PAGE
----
When I grew up, the IRA were regularly blowing places up (yes, I know about July 7, I was in London, that doesn't change the point). Regularly. They blew up central manchester in one of their last acts before the ceasefire. They blew up parades, children got killed. They even blew up the government of the day during their party conference.
The UK never took measures like the current lot feel are necessary. It's Orwellian... keep the populace scared of the 'invisible enemy' and you can keep power....
Gits. They've done more to disrupt the 'way of life' in the UK for the long term than any mis-guided bomber(*).
For that reason alone, they deserve to lose the power they temporarily wield.
Next week on More 4 at 10pm, a documentary called 'Taking Liberties' will be shown This is repeated at 11pm on more 4+1. Please try and watch it.
(*) Yes, it's true that really devastating attacks are possible, dirty bombs and all sorts. However, one can never totally shield against things like that. Even if we choose to live in a full-blown totalitarian regime. Is that truly how we want to live, on the off-chance that it might stop a theoretical risk?
By the way, I'm feeling much better now. It's all good. Thanks for asking (or not).
Good news. The London Freewheel 2008 is now taking registrations. The event will be on the 21st September.
As last year, now I have the slow torture of the wait all over again!
I hope that this year I'll be able to persuade the other half to come along....
Last year, I took part in the London Freewheel. It was a great event, and I'm hoping it'll be repeated in 2008. Periodically I do a search to see if it is to be repeated, and to put the date in my diary.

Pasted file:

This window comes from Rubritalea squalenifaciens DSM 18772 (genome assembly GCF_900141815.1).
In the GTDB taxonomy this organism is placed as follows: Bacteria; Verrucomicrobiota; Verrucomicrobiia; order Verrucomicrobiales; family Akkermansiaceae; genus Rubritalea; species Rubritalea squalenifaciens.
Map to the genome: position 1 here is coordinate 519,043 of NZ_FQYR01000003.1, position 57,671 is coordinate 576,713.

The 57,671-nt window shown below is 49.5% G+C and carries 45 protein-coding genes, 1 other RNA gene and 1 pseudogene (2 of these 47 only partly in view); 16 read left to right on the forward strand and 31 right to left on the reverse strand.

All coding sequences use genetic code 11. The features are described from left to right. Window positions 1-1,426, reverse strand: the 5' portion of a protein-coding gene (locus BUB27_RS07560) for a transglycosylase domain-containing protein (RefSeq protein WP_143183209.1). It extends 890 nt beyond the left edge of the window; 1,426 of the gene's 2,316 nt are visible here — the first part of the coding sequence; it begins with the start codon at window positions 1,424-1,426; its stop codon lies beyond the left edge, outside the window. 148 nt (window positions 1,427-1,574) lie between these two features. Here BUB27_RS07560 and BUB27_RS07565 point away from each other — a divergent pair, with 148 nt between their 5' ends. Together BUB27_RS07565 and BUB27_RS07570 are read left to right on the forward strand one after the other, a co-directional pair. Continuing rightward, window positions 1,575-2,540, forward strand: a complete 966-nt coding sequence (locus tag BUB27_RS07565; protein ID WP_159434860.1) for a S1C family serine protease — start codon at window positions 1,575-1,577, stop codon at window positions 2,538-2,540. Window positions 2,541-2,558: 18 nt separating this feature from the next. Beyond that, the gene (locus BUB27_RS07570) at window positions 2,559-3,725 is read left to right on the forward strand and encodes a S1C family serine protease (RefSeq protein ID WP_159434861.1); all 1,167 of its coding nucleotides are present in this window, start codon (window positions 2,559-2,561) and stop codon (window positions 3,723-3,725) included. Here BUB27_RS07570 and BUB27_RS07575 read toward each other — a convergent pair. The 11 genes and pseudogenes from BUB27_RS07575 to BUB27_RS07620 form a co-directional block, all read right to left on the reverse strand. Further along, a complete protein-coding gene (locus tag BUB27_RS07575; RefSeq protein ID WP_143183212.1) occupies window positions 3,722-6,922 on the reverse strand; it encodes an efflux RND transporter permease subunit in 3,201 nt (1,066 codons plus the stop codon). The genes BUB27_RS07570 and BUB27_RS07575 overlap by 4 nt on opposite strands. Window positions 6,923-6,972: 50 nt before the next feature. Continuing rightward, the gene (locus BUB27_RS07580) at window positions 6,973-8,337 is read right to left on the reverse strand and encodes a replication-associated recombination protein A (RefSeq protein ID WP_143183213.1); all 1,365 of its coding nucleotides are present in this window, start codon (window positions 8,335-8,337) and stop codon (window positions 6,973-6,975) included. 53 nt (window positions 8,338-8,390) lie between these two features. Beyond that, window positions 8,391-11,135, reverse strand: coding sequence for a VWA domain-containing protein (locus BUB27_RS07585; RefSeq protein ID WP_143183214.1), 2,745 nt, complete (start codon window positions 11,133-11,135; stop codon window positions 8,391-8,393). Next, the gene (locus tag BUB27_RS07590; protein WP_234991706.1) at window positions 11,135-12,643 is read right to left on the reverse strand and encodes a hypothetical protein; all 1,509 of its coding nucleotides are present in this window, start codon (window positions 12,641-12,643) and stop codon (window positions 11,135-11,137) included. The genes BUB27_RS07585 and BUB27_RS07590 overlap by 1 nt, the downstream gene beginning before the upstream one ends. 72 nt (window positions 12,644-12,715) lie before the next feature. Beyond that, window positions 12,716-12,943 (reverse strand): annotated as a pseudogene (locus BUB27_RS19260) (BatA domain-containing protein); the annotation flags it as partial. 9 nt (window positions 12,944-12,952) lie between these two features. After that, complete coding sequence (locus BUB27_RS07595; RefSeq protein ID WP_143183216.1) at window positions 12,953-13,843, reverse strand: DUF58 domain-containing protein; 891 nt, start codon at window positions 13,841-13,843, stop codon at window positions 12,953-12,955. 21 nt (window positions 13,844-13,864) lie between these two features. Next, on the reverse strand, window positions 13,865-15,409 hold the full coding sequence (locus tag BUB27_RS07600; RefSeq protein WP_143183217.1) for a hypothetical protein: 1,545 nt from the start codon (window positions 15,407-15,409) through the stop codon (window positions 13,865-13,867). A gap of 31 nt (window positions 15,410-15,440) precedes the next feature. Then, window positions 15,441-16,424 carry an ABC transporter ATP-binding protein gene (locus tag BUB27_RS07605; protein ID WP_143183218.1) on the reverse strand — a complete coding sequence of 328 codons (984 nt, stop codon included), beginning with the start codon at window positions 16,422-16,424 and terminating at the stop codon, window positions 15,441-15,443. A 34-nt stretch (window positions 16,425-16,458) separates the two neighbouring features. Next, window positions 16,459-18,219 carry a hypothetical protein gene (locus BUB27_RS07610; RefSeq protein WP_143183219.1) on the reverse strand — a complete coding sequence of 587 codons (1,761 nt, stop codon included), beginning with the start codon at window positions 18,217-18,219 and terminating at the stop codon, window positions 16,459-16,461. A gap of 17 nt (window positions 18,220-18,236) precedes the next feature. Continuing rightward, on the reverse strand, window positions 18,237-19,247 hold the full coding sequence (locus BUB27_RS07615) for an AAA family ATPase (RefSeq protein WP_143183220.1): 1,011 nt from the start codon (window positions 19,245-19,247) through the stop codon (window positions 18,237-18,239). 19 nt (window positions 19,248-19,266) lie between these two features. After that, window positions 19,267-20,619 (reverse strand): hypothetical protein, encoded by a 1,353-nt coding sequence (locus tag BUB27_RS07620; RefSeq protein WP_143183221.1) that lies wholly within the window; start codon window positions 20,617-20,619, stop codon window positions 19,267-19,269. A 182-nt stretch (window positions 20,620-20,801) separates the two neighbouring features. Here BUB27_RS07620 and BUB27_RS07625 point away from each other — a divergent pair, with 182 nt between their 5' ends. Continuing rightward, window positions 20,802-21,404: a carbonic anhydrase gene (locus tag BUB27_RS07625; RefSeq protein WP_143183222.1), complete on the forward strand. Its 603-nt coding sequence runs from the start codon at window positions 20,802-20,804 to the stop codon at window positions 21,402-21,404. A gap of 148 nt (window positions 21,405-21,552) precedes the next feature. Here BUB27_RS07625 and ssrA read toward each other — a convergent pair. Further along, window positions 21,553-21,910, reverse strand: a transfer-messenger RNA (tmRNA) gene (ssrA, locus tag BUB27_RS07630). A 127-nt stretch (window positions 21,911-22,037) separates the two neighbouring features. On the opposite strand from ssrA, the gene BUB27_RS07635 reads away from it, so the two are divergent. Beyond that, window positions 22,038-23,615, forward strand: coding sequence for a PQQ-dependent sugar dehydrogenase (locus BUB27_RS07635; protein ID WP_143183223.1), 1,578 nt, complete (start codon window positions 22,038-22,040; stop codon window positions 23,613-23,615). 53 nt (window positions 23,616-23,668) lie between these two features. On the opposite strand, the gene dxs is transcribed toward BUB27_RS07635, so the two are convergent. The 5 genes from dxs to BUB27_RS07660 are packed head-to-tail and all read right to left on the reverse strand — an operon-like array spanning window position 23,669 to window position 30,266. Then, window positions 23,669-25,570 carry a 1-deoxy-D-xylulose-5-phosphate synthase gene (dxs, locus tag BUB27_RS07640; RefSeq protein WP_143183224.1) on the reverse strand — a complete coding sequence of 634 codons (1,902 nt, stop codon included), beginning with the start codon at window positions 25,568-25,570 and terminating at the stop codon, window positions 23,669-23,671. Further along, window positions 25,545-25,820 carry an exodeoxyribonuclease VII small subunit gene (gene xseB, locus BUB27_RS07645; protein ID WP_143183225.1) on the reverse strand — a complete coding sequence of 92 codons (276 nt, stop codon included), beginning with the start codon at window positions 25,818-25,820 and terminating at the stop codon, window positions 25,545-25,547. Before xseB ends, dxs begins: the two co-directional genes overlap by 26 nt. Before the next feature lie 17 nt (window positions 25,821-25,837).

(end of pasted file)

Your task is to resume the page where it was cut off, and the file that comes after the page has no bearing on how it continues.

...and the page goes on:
No luck yet. I'd appreciate a 'heads up' if anyone hears details.
(Edit: Scary, as of 13th Jan, this site is the number one link in google UK when searching for 'London Freewheel 2008' - Murk)
(Edit: As of 14th Feb, I've been told that a provisional time for this is the 3rd week in september, I'd guess the 21st - Murk)
(Edit: As of 5th March, Freewheel registration 2008 is open. It will be the 21st. - Murk)
The London Freewheel was a great event. Unfortunately, South West trains chose today to have engineering works, meaning that getting into London with a bike was more problematic than it need have been. I managed to get in via a different route (despite several pieces of misinformation from train staff about which route to take). I had a ticket to London Waterloo, but got off a little early at Clapham Junction, I then cycled to the common. I was one of the first cyclists to arrive.